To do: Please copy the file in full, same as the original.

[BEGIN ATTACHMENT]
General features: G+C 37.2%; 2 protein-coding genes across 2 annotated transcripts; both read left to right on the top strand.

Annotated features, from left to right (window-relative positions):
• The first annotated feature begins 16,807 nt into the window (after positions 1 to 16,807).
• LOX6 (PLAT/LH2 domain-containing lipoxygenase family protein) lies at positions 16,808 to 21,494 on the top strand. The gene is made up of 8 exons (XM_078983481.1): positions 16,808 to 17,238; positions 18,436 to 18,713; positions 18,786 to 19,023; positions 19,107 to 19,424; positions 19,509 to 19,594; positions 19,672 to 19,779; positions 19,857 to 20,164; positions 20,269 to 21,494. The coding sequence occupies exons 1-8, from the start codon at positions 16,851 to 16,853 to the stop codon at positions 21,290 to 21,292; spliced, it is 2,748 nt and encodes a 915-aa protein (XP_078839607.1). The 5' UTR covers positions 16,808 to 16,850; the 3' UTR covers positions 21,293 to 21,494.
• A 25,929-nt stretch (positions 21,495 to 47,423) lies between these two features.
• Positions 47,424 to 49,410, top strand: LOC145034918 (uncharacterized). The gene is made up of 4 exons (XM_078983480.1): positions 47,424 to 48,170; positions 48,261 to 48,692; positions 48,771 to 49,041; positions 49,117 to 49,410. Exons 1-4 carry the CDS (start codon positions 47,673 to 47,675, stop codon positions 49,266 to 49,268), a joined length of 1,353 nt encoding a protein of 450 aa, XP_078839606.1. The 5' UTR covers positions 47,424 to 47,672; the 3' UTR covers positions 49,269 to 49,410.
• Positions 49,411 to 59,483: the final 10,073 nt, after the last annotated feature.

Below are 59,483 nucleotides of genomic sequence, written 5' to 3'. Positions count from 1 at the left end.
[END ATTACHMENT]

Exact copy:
General features: G+C 37.2%; 2 protein-coding genes across 2 annotated transcripts; both read left to right on the top strand.

Annotated features, from left to right (window-relative positions):
• The first annotated feature begins 16,807 nt into the window (after positions 1 to 16,807).
• LOX6 (PLAT/LH2 domain-containing lipoxygenase family protein) lies at positions 16,808 to 21,494 on the top strand. The gene is made up of 8 exons (XM_078983481.1): positions 16,808 to 17,238; positions 18,436 to 18,713; positions 18,786 to 19,023; positions 19,107 to 19,424; positions 19,509 to 19,594; positions 19,672 to 19,779; positions 19,857 to 20,164; positions 20,269 to 21,494. The coding sequence occupies exons 1-8, from the start codon at positions 16,851 to 16,853 to the stop codon at positions 21,290 to 21,292; spliced, it is 2,748 nt and encodes a 915-aa protein (XP_078839607.1). The 5' UTR covers positions 16,808 to 16,850; the 3' UTR covers positions 21,293 to 21,494.
• A 25,929-nt stretch (positions 21,495 to 47,423) lies between these two features.
• Positions 47,424 to 49,410, top strand: LOC145034918 (uncharacterized). The gene is made up of 4 exons (XM_078983480.1): positions 47,424 to 48,170; positions 48,261 to 48,692; positions 48,771 to 49,041; positions 49,117 to 49,410. Exons 1-4 carry the CDS (start codon positions 47,673 to 47,675, stop codon positions 49,266 to 49,268), a joined length of 1,353 nt encoding a protein of 450 aa, XP_078839606.1. The 5' UTR covers positions 47,424 to 47,672; the 3' UTR covers positions 49,269 to 49,410.
• Positions 49,411 to 59,483: the final 10,073 nt, after the last annotated feature.

Below are 59,483 nucleotides of genomic sequence, written 5' to 3'. Positions count from 1 at the left end.